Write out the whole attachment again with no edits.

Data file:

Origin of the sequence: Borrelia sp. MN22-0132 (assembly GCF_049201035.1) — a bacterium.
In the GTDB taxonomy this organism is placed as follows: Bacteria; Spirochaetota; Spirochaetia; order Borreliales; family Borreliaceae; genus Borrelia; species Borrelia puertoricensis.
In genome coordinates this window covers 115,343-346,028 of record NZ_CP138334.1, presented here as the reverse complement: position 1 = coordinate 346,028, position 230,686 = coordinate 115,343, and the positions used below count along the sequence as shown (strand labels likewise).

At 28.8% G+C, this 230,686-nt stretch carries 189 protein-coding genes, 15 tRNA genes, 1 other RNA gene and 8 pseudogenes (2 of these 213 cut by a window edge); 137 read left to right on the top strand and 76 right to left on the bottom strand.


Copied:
Origin of the sequence: Borrelia sp. MN22-0132 (assembly GCF_049201035.1) — a bacterium.
In the GTDB taxonomy this organism is placed as follows: Bacteria; Spirochaetota; Spirochaetia; order Borreliales; family Borreliaceae; genus Borrelia; species Borrelia puertoricensis.
In genome coordinates this window covers 115,343-346,028 of record NZ_CP138334.1, presented here as the reverse complement: position 1 = coordinate 346,028, position 230,686 = coordinate 115,343, and the positions used below count along the sequence as shown (strand labels likewise).

At 28.8% G+C, this 230,686-nt stretch carries 189 protein-coding genes, 15 tRNA genes, 1 other RNA gene and 8 pseudogenes (2 of these 213 cut by a window edge); 137 read left to right on the top strand and 76 right to left on the bottom strand.